- The three canopy latches. Temperature or unintentional side loads while closing can cause misalignment. From inside, with no easy viewing of all three hooks as they engage, a guy can look right past the mechanism and not notice that the hook is actually going outside the bolt head. I caught one getting ready for Oshkosh. It helps to re-read the plans for the proper tolerances.
- The canopy/gear/throttle warning system. Installed and working correctly. I have heard and agree that this is a no-fly, safety of flight item.
-We certainly use the experience of others to advantage. Adjust along the way.

Concerning the concerns. Work through them.
-RAF did demos for early builders. They tortured and abused canard tabs and wing fittings. They tested poorly built components. They attached wings and canards to hangar pillars and loaded on sandbags and then dozens of bystanders. In the CPs.
My concern was those tiny little axle bolts. Until attempts to trash and break a few failed. Impressive.
- Even with a VariEze approaching a thousand flights, each preflight includes a little consideration of the significance of the powerful and exciting physics experiment that is about to take place. It is a useful part if the preflight ritual and is usually quickly checked on and checked off the list.
- Documenting maintenance and flight details is a good way to track and resolve legitimate concerns. I hear it can occasionally make a guy feel really smart. After shutting down, a local retired test pilot spends about ten minutes scratching on his kneeboard before climbing out of his SX300.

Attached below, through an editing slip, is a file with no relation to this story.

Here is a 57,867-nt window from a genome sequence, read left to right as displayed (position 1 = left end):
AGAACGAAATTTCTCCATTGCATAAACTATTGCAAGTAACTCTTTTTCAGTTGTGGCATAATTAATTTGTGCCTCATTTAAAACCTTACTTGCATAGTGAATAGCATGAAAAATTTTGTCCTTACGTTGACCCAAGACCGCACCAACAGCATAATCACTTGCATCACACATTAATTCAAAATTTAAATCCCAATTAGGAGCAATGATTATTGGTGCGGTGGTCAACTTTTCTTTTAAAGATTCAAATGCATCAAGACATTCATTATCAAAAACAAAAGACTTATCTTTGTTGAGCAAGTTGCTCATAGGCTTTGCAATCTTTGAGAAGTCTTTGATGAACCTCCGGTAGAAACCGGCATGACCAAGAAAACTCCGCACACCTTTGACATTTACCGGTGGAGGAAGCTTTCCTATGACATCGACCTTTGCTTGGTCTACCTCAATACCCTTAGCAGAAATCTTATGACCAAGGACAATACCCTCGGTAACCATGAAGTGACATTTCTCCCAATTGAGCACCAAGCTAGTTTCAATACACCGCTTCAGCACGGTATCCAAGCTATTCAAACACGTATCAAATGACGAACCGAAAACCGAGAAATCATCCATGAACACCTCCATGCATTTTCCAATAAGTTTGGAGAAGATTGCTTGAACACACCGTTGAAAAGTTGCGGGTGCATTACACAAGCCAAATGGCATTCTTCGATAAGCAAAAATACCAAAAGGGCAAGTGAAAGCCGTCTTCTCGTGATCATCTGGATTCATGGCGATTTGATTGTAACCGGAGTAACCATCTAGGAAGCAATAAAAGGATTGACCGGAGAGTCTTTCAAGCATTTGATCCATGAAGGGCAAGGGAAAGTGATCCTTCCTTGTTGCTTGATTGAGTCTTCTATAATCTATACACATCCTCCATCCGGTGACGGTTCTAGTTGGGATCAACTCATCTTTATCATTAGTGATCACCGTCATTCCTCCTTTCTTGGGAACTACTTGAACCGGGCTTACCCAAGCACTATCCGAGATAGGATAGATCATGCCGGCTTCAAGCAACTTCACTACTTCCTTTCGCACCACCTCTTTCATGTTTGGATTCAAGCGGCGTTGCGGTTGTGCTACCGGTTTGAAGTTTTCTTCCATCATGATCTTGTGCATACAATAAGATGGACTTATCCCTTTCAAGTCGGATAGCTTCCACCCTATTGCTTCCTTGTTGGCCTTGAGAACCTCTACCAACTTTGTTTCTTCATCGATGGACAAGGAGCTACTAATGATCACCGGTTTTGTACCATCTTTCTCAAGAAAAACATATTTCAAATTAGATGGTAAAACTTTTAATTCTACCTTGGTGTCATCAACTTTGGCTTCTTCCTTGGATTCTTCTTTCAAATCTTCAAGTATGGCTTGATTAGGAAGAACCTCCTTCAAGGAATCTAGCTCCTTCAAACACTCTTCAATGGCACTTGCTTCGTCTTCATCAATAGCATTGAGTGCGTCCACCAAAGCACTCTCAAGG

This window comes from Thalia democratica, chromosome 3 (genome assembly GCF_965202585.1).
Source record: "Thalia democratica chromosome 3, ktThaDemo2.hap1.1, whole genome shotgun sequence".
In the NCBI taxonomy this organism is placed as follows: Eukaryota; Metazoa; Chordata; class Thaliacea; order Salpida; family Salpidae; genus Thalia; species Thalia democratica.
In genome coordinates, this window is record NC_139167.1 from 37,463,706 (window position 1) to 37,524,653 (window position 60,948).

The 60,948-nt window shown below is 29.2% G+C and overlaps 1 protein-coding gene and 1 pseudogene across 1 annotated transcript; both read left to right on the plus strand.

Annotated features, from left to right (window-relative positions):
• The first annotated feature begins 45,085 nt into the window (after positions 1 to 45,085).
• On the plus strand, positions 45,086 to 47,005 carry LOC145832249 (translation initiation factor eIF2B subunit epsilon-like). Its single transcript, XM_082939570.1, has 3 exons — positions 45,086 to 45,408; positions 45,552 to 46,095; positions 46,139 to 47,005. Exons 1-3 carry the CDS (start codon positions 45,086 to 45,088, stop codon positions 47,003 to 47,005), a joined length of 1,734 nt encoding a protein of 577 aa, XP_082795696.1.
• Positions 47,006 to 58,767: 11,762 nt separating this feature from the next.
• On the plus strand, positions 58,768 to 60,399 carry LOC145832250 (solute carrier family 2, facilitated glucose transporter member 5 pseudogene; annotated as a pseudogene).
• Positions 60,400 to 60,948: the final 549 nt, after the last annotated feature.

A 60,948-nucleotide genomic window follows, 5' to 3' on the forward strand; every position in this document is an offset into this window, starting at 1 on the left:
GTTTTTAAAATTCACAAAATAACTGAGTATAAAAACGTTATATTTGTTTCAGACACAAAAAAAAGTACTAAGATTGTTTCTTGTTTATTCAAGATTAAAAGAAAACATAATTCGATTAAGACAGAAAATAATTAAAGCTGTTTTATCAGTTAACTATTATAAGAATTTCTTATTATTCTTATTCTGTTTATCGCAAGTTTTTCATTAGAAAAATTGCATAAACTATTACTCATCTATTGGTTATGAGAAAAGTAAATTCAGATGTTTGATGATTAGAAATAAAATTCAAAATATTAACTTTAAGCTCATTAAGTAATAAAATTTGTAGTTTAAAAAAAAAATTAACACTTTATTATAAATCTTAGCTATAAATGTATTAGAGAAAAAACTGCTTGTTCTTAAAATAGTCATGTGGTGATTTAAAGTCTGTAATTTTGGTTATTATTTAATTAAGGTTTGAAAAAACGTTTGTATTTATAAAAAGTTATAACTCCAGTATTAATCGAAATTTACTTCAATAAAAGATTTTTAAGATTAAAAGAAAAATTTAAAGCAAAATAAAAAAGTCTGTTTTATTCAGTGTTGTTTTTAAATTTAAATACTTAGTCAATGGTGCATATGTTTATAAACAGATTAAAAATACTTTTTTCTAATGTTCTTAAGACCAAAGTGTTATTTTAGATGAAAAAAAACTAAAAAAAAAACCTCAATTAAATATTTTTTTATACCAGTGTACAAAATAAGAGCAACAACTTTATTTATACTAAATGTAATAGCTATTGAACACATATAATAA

- Best Bet: Use a checklist, at least for the first twenty years.
Congrats on your work and good flying.

205
Hangar Flying / Where is Bill James?
« on: June 30, 2007, 08:15:36 PM »
Allen-
Here i am just minding my own business perusing the board catching up with you guys and bam get whacked in the forehead with your note. Hello!

Like you, I enjoy seeing the ez chronicles come up. And getting the feedback they generate. And revisiting them a few months later to relive them again.

EZ Chronicles are also posted at http://www.ezchronicles.com/blogger.html.  
A new note will be up next week. At some point the EZ Chronicles link in ez.org may take you to this new site.

Am having the time of my life right now and writing is mostly building shells capturing events and details before things get away.

Resurfacing a little while from now will include the old tried and true and something new... (Glennbob's poetry is inspiring me)...a  few new chronicles after they are cleaned up a little, and a surprise that is coming together pretty well.

Sunsets flights here are filled with lots of bouncy red clouds these days. The oil cooling is working so good, must follow the ez tradition and change it up a little.
-Bill James, Fort Worth VariEze

206
Hangar Flying / Downdraught Cooling with Exhaust Augmentation
« on: April 07, 2007, 05:50:36 PM »
Howdy Guys-
Don, I will be following your DD progress with interest.
Since stumbling onto a successful oil cooling combo last summer, am finally out of the test stuff and back into a comfortable routine of sunset rides and occasional weekend lunch flights, with a couple of efficient family business runs thrown in.